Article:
We all benefit from things that taxes pay for, like roads, sewers, infrastructure, transit, electricity, fire/police and water supply. Evading taxes means those basic services don't get funded adequately, and everyone is worse off for it.
 

hanca

Values her privacy
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Elvis learned to skate, and he trained in, community arenas. Those arenas were built with tax dollars and their operating costs are subsidized with tax dollars. If he had had to pay the actual cost of using those arenas, he probably never would have got to the point where he could earn $6 million from his skating. And as a Skate Canada member I'm disgusted that SC would sign off on a tax avoidance scheme like that - especially as SC receives taxpayer funding itself.

We all benefit from things that taxes pay for, like roads, sewers, infrastructure, transit, electricity, fire/police and water supply. Evading taxes means those basic services don't get funded adequately, and everyone is worse off for it.
One could argue that his skating results benefited the whole country, and therefore by the time he retired, he has already paid his debt to the society. And if the country didn’t want people to be able to move money abroad, they would make it illegal. If it was legal, it was his money, he could do whatever he wanted with it (as long as it is legal) - I can’t see anything wrong with it.
 

ribbon

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Bands like U2 have done this for years too. It’s unfair but if done thru the proper channels it is legal, as far as I know.

what I think is most disappointing about the Panama Papers is not the entertainers but people like the King of Jordan, who has fourteen luxury homes, totaling about the cost of humanitarian aid the country receives from the UK.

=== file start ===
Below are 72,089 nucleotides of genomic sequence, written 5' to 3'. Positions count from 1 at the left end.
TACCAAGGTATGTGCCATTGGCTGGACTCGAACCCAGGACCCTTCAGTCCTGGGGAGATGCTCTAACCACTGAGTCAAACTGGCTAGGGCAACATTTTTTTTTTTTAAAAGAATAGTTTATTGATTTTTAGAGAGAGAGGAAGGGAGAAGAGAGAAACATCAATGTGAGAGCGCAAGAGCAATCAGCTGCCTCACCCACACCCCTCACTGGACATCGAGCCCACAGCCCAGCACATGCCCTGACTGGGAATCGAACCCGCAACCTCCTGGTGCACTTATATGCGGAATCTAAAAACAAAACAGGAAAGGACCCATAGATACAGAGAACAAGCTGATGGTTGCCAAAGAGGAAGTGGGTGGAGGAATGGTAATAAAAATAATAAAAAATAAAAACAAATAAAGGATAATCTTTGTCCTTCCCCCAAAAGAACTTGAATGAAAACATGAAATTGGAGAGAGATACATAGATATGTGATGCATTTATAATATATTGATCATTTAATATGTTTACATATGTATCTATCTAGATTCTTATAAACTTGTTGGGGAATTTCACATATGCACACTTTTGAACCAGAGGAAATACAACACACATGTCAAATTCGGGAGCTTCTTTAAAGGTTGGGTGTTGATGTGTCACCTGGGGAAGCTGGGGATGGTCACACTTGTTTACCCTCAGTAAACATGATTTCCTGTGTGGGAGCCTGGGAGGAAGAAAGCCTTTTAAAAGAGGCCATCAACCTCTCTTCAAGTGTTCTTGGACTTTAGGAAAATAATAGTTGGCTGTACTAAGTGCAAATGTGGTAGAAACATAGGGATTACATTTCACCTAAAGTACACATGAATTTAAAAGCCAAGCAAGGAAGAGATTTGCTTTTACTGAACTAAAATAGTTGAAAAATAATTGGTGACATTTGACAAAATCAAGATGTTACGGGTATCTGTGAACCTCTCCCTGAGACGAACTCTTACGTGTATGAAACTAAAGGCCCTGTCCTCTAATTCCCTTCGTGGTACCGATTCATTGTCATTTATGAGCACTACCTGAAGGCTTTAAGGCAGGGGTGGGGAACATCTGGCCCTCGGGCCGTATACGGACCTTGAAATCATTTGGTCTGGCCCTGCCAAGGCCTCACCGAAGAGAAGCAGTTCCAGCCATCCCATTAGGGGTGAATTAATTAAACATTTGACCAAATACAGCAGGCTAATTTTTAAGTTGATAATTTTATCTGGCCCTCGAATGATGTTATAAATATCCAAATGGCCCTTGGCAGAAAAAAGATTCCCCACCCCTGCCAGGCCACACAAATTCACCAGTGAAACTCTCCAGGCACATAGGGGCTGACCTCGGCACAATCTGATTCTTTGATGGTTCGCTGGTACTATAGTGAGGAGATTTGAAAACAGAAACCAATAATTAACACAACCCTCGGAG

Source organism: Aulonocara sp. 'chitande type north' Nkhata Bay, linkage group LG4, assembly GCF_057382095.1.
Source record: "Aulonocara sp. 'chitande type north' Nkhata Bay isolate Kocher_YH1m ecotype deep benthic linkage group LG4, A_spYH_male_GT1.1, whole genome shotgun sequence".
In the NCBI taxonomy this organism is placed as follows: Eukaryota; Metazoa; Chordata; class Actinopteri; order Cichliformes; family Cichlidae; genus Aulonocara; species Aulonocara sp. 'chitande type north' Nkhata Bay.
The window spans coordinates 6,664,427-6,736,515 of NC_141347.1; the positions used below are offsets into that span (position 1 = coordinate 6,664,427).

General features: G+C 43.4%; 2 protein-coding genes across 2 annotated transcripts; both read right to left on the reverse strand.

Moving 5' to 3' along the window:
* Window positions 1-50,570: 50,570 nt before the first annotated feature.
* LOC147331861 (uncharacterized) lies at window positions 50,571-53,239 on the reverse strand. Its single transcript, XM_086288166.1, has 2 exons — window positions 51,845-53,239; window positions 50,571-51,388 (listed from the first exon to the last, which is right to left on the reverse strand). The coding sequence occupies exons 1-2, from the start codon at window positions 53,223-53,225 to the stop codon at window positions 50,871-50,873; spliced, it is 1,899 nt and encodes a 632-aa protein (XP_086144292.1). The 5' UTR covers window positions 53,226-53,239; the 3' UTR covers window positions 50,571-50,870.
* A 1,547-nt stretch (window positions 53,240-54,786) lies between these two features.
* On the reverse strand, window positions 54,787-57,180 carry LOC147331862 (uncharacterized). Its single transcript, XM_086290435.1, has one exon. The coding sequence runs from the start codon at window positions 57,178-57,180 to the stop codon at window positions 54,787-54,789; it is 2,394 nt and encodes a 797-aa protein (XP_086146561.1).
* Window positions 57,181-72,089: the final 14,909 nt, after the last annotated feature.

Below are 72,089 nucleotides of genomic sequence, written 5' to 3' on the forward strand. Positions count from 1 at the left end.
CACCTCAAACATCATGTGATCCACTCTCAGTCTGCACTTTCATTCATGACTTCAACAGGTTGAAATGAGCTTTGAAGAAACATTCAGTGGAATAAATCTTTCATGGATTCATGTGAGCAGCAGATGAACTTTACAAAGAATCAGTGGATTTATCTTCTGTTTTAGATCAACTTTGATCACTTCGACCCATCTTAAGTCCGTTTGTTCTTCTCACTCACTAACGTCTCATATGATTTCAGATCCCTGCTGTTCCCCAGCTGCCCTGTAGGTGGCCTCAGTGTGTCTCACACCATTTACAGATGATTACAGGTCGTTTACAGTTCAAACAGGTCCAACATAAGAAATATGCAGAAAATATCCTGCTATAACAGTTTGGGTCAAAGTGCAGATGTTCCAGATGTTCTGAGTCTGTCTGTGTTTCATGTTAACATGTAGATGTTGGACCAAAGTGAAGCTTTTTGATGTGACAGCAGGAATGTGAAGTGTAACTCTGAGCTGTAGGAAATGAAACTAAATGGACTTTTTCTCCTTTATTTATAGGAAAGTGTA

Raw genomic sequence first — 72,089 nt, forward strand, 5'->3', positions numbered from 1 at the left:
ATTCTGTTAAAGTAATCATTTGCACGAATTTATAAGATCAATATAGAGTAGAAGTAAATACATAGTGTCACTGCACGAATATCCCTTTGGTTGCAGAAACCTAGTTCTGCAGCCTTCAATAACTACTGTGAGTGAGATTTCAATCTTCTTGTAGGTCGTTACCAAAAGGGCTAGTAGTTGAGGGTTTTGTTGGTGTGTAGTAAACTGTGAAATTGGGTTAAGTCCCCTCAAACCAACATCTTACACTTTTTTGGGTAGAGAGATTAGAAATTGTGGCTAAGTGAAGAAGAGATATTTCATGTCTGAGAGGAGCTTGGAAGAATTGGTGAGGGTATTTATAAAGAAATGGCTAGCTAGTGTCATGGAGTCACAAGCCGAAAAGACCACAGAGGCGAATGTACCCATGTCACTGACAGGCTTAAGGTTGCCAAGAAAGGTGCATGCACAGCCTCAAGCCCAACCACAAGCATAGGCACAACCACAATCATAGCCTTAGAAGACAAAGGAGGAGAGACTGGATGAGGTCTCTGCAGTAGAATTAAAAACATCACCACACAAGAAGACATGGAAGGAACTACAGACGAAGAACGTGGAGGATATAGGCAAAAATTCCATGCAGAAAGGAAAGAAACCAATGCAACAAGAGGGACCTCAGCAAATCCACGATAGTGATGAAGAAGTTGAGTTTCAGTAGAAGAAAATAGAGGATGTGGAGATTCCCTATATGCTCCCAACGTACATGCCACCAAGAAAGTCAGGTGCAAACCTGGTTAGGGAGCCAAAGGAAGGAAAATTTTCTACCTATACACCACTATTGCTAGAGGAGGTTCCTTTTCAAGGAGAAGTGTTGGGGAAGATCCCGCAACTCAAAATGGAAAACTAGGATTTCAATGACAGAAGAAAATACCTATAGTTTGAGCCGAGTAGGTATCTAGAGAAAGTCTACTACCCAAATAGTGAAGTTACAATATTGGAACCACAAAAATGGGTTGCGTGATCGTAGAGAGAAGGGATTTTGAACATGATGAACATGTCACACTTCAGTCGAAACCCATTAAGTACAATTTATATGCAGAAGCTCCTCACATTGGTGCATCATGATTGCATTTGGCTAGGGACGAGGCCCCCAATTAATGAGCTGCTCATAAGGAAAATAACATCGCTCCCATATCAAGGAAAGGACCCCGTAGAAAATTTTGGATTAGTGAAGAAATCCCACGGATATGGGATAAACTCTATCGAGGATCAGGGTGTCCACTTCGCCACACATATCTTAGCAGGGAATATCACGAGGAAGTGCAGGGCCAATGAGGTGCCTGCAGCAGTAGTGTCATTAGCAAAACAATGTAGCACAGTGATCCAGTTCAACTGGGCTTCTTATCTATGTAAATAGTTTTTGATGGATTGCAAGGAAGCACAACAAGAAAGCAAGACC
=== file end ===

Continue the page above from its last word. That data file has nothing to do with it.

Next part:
chewy

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This news is an echo of the old draconian “amateur athlete” system. I have a guess that the transfer with Skate Canada involvement is his old style skater trust that they held.
 

marbri

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"Tax experts told the CBC that it’s quite likely such a transfer of wealth to a tax haven was legal and had no tax consequences for Stojko."

Elvis had been living in Mexico for a few years when this trust was set up and the money was transferred. He ended up staying in Mexico for about 12 years. Anything that Skate Canada would have signed off on is likely what chewy posted above. It doesn't have to be anything more than Elvis and his lawyer contacting Skate Canada to inform them his intention to remain in Mexico and could they transfer money in his trust to this bank account.

People like Elvis getting dragged into this aside names of money launderers, drug dealers etc... clearly make headline readers assume something nefarious.

If you moved abroad for a bit and then decided after a few years you want to stay in this new country and rebuild your life there you would likely move your assets and cut tax obligations with Canada. Legally. The trust was closed in 2012 and he moved back to Canada. Nothing to see here in my opinion.
 

mackiecat

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"Tax experts told the CBC that it’s quite likely such a transfer of wealth to a tax haven was legal and had no tax consequences for Stojko."

Elvis had been living in Mexico for a few years when this trust was set up and the money was transferred. He ended up staying in Mexico for about 12 years. Anything that Skate Canada would have signed off on is likely what chewy posted above. It doesn't have to be anything more than Elvis and his lawyer contacting Skate Canada to inform them his intention to remain in Mexico and could they transfer money in his trust to this bank account.

People like Elvis getting dragged into this aside names of money launderers, drug dealers etc... clearly make headline readers assume something nefarious.

If you moved abroad for a bit and then decided after a few years you want to stay in this new country and rebuild your life there you would likely move your assets and cut tax obligations with Canada. Legally. The trust was closed in 2012 and he moved back to Canada. Nothing to see here in my opinion.
Thank you! People don’t take the time to actually read and then just jump to conclusions